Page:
A task force studying the office of deacon is recommending that deacons be delegated to both classis meetings and to synod, the annual leadership meeting of the Christian Reformed Church.
The recommendations come from Diakonia Remixed, a task force appointed by Synod 2010 to review the articles of the Church Order related to the office of deacon and to recommend resources that encourage revitalization of the diaconate and its role.
In its report, the task force indicated that the central principle guiding its recommendations is that “the church does not simply have deacons but is by its very nature and calling a diaconate—that is, a community created by the triune God to be a servant people in the world.”
Because of that, the report continues, diakonia cannot be reduced to simple acts of charity and the distribution of alms (as suggested by the use of Acts 6 in the form for ordination) but includes the much broader and richer mandate found in Ephesians 4:11-13.
Thus deacons are not called simply to perform acts of service on behalf of the church but to lead the whole church in faithful obedience to its multifaceted participation.
To do that, the task force wrote, deacons need to participate in the church at all major assemblies. “When deacons are missing from major assemblies, the full voice of the church is not heard, nor is the full ministry of the church under discussion.”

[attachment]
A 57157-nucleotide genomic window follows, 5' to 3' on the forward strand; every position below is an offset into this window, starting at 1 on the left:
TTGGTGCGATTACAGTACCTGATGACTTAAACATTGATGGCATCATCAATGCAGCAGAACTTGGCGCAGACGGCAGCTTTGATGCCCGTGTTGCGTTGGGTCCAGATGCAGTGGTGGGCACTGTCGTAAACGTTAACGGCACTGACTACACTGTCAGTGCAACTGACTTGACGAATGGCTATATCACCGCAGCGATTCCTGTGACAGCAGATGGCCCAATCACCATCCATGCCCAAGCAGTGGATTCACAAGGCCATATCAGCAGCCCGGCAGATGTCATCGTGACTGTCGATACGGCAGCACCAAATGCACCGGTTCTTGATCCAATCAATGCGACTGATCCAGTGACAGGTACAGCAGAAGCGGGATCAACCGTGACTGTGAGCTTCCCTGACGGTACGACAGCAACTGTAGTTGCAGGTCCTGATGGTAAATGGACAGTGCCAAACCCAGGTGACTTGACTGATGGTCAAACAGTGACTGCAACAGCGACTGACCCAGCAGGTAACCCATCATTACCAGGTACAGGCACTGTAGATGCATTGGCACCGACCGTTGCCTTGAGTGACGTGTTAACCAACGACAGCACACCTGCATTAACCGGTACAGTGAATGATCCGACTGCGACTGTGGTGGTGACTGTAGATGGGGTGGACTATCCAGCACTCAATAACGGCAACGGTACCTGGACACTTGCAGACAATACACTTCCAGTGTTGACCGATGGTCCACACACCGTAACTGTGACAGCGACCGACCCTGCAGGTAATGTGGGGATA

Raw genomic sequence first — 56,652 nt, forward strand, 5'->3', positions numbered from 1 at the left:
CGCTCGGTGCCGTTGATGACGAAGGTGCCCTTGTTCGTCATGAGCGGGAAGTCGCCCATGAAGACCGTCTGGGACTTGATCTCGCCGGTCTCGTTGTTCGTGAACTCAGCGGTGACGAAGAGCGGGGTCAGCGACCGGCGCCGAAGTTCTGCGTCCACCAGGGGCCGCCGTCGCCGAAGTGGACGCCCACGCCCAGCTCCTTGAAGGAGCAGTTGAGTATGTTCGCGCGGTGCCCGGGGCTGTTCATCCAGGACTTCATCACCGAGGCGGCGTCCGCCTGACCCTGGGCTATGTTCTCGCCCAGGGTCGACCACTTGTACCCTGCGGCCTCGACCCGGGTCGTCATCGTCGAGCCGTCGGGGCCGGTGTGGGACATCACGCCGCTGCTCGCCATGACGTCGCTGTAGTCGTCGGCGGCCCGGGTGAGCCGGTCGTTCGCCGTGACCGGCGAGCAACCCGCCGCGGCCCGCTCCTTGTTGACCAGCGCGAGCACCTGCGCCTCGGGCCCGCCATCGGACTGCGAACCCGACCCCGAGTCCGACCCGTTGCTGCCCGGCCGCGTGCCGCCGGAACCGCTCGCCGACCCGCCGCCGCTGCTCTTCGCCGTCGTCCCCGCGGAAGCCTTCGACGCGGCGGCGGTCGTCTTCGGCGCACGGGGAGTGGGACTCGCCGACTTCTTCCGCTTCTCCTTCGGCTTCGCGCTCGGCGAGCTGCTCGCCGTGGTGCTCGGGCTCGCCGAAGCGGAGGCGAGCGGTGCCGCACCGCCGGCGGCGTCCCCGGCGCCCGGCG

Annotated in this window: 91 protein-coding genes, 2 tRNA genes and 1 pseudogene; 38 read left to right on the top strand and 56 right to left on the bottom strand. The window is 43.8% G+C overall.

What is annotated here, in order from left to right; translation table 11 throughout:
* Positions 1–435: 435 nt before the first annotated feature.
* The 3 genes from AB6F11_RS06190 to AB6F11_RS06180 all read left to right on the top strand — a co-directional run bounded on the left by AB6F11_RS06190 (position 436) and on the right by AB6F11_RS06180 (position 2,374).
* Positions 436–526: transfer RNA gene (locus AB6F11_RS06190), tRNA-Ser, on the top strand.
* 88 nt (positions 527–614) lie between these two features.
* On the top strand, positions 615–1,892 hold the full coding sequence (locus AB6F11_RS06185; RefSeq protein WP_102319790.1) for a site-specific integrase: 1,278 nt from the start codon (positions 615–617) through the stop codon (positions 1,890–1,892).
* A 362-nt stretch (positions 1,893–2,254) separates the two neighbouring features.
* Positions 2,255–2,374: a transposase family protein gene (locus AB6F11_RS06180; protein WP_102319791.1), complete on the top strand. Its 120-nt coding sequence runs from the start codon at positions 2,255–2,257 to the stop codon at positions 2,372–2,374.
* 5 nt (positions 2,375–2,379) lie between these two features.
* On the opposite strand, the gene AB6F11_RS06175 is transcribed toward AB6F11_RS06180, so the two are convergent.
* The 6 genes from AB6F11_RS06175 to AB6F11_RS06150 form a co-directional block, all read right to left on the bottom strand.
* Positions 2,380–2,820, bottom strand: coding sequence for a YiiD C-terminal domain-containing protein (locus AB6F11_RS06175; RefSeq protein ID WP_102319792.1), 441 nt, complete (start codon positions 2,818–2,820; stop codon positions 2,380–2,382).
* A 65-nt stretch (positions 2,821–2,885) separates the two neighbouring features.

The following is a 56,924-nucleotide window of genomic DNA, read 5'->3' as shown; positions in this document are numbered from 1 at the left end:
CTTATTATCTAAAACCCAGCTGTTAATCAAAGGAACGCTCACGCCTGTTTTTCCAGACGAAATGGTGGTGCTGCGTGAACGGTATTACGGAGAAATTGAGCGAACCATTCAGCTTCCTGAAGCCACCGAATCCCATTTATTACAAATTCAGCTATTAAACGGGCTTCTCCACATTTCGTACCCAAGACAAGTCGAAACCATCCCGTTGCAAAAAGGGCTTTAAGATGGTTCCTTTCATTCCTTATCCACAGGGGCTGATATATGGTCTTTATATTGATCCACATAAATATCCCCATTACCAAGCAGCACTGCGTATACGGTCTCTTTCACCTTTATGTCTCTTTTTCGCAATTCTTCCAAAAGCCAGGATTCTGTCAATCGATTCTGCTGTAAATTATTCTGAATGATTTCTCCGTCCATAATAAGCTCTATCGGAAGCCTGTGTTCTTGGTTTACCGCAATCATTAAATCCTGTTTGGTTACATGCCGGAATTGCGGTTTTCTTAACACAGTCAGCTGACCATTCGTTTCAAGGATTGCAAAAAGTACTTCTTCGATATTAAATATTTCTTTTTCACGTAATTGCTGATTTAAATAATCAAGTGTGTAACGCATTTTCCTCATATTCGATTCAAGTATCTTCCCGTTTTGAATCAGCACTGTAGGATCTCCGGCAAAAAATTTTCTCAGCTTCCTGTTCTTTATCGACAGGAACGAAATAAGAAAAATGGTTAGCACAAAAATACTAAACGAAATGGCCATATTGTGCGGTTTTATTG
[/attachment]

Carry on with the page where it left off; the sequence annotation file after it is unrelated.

The task force recommends that each church delegate one minister, one elder, and one deacon to classis meetings. Delegations would have to comply with each classis’ decisions regarding gender.
At the synodical level, the delegation from each classis would include one minister, one elder, one deacon, and one other office-bearer.
The task force conducted a survey that suggested there is a lingering perception that deacons are “elders in training” and also that deacons receive inadequate training. So they recommend more flexibility in the length of terms of office. “Our studies lead us to believe that longer terms of office along with more intentional training may help to unleash ministry potential, change minimalist perception of the role of deacons, and lead to healthier churches with dynamic ministries.”
The report will be discussed at Synod 2013, scheduled for June 7-14 in Grand Rapids, Mich.